Whether your workplace has vending machines or a fully-stocked fridge, ensuring that employees can maintain a healthy and balanced diet is crucial to both employee wellbeing and productivity. Start by swapping out some of the junk food offered for healthier alternatives, such as fruits or nuts. Choose healthier options when having food catered for meetings or events. If you’re willing to take it even further, start a workplace garden look into hosting an on-site farmer’s market by partnering with local growers and producers. Don’t be intimidated, though; even the smallest snack could make a huge difference.
Encourage employee exercise
One of the most common reasons cited for a lack of exercise is convenience. Employers can overcome inconvenience with this trendy tactic: bring the gym to work. Encourage employees to exercise throughout the workday; from their commute to making the most out of their breaks. Additionally, dedicating a space in the office to fitness is on the rise, growing in popularity among employees and giving you a competitive edge among your competitors. In fact, according to the 2012 Principal Financial Well-Being Index: American Workers study, on-site fitness facilities were perceived as the top perk among employees.
Minimize workplace stress
Stress is a normal part of everyday life. At its best, stress can be a driver to meet important deadlines and invest maximum effort to achieve success. At its worst, stress can erode self-esteem and cause serious health conditions; from depression and anxiety to cardiovascular disease and immune system suppression, unchecked stress has potential to ravage both physical and mental health. Employment is a major source of stress for many Americans, with one out of every four workers reporting that it is the primary cause of stress in their lives. Encourage your employees to take steps to reduce workplace stress or offer stress reducing amenities. This can range from stress-relieving tea in the break room to offering break-time yoga in the workplace. Even the smallest of steps can lower tension and increase productivity.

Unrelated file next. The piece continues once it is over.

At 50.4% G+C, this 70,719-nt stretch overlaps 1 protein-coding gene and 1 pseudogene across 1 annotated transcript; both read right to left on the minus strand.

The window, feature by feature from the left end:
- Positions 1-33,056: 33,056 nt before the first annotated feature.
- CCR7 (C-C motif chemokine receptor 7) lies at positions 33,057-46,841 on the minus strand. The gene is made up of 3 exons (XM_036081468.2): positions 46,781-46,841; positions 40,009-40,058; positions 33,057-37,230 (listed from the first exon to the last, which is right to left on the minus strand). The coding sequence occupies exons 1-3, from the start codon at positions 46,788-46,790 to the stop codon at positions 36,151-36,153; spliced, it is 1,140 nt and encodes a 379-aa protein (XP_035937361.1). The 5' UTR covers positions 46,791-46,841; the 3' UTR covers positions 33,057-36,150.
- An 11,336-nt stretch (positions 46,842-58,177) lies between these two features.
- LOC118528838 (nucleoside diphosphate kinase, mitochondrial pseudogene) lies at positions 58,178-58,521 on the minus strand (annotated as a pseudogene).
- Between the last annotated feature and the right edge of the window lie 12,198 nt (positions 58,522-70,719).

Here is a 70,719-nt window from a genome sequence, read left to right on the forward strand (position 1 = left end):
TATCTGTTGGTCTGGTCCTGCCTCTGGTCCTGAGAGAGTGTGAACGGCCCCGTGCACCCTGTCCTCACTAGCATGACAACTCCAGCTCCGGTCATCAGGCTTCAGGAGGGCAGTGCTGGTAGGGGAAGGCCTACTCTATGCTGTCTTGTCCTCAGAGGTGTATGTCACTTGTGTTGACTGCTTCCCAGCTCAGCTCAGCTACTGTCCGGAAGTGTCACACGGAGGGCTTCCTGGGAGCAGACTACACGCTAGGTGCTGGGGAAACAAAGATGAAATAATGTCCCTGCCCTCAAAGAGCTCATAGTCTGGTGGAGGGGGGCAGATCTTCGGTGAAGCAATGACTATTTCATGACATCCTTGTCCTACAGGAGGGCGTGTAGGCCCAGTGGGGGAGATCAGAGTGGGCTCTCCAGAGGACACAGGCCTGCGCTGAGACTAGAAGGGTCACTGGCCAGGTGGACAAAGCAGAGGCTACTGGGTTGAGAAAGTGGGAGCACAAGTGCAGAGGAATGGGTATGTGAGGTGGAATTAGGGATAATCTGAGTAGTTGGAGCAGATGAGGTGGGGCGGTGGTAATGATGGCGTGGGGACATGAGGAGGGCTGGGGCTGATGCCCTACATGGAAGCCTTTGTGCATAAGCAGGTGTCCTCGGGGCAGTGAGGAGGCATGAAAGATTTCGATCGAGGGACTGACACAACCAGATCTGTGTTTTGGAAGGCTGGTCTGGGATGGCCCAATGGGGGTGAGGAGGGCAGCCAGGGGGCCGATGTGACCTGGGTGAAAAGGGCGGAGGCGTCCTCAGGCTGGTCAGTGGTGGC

A workplace is at its best when employee morale is high and everyone is satisfied with their working conditions. It is in everyone’s best interest to contribute time and effort to create healthier working conditions and encourage workers to take advantage of healthy resources. By reducing stress and placing an emphasis on healthy, employers can create a healthier workplace, workforce and bottom line.